Fischer and Black proved that even if there is no riskfree rate asset in the market, one is capable of deriving a zero beta version of CAPM, where the intercept might be higher than expected under the normal CAPM model (Dempsey 2013). This further validates the assumption and the expected results of its violation. Lastly, the consumption based CAPM normally allows for the fact that investors horizon are longer than one period and therefore when they choose portfolios they are also thinking of how the present portfolios will hedge risk in future time of assets (Barberis, Greenwood & Shleifer 2015).
Q3: Empirical test of the CAPM
In analyzing the empirical test of CAPM, we uses the data from two industries that is from technology industry and manufacturing industry. Eight regression were done using the excess asset return model
Testing the null hypothesis which is
Test: _{}
The first case we run the regression for the two industries separately using the 30 year time period. The results are shown in the appendix I below. For the first industry which is the technology,
We have _{}= 148372
While _{}
For technology industry, it proves the CAPM theory which states that the assets cannot be fully diversified from the risk. With industry beta of _{}>0 it shows that the asset is exposed to market risk for the entire market (Scott 2014).
For the manufacturing industry the results are shown in the appendix II and it shows that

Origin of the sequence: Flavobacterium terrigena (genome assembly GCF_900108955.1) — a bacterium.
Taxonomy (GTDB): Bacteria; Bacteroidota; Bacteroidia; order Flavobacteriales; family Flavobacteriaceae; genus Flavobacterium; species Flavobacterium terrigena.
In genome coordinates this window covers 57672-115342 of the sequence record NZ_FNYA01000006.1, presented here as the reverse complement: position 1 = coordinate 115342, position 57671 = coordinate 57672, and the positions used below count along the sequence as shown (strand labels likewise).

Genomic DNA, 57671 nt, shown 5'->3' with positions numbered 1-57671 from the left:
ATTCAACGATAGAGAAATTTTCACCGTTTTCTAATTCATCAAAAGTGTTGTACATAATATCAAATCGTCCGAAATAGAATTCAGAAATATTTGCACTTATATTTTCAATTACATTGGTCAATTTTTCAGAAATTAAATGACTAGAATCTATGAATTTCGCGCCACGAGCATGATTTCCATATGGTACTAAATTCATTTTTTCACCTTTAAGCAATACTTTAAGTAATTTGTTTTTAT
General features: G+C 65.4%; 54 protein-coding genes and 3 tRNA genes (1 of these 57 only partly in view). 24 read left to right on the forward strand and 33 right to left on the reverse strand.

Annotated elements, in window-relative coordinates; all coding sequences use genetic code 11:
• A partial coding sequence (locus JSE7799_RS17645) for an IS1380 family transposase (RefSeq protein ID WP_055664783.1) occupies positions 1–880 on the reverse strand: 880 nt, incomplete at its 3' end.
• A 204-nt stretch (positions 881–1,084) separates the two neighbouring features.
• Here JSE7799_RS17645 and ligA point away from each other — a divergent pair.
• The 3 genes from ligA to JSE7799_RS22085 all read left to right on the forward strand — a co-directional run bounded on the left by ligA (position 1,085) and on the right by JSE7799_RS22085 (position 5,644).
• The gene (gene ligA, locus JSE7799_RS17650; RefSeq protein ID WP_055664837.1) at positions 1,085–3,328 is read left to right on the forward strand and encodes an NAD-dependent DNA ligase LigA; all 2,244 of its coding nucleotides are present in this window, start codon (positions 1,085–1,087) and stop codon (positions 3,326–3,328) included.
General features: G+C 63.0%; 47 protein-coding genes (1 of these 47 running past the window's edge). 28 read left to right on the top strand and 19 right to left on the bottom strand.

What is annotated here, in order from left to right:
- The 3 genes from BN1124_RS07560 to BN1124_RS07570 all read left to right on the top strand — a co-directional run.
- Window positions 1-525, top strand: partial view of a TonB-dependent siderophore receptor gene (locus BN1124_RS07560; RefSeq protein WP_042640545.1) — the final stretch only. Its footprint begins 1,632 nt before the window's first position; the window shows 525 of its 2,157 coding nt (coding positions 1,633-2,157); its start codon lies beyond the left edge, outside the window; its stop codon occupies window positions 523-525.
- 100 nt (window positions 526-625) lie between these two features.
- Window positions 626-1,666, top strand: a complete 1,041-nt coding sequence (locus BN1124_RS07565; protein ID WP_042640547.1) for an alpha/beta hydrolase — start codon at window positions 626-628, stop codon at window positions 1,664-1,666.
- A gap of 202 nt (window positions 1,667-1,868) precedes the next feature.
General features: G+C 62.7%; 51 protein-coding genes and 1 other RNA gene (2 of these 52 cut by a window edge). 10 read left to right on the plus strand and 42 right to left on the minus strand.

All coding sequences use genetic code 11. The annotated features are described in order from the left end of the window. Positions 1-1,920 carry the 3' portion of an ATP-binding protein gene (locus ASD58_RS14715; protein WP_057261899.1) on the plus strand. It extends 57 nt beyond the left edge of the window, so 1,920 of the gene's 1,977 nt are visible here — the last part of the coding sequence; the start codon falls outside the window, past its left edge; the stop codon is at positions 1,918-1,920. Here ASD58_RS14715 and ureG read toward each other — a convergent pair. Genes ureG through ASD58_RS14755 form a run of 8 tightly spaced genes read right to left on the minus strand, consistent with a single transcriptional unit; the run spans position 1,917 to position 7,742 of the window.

We have _{}= 0.189993
While _{}
With_{} it further proves the CAPM theory for the manufacturing industry is highly volatile. _{}= 0.189993 which shows presence of volatile market. However, technology industry is more volatile than manufacturing industry with higher beta. Therefore, we can conclude that, regardless of the amount we enhance our speculations, it’s difficult to dispose of all the risk (Scott 2014)
From a nearer investigation of different models, unmistakably the beta and alpha coefficients are more noteworthy than 1 supporting the discoveries from the underlying relapse from index 1 and 2. At the point when the information is assembled into 10 years for each industry it further uncovers that riskless economic situation can’t be achieved supporting the capital resource estimating model found by Fama and French (1992). Despite the fact that present day approach shows that specific risk can be expelled through improvement. The drawback is that expanding still doesn’t deal with the issue of productive risk; even a course of action of all the shares in the offer exchanging framework can’t execute that hazard (Fama and French 2015). Henceforth, while figuring a justified return, proficient risk is the thing that diseases money related experts most. CAPM, along these lines, progressed as a way to deal with measure this efficient risk (Dempsey 2013).
Q4: Background and characteristics of Fama and French three factor model
As a result of numerous issues experienced while utilizing CAPM amid the examination if the acknowledged returns and the impact of other risk elements has put the CAPM model under constant feedback. The value of the model is to a great extent constrained with numerous suspicions of single risk element (Fama and French 2015). Numerous researchers utilizes the CAPM model, the covariance of return portfolio with the business sector portfolio come back to clarify the minor departure from the excess portfolio return. All things considered, in an observational study embraced by Fama and French (1992) demonstrates that the covariance of the arrival portfolio and the business sector return is not ready to completely clarify the progressions on the portfolio over excess returns. They discovered that the covariance have extremely negligible or no force at all as far as clarifying the crosssectional variety in resource/value return (Ai, Croce & Li 2013).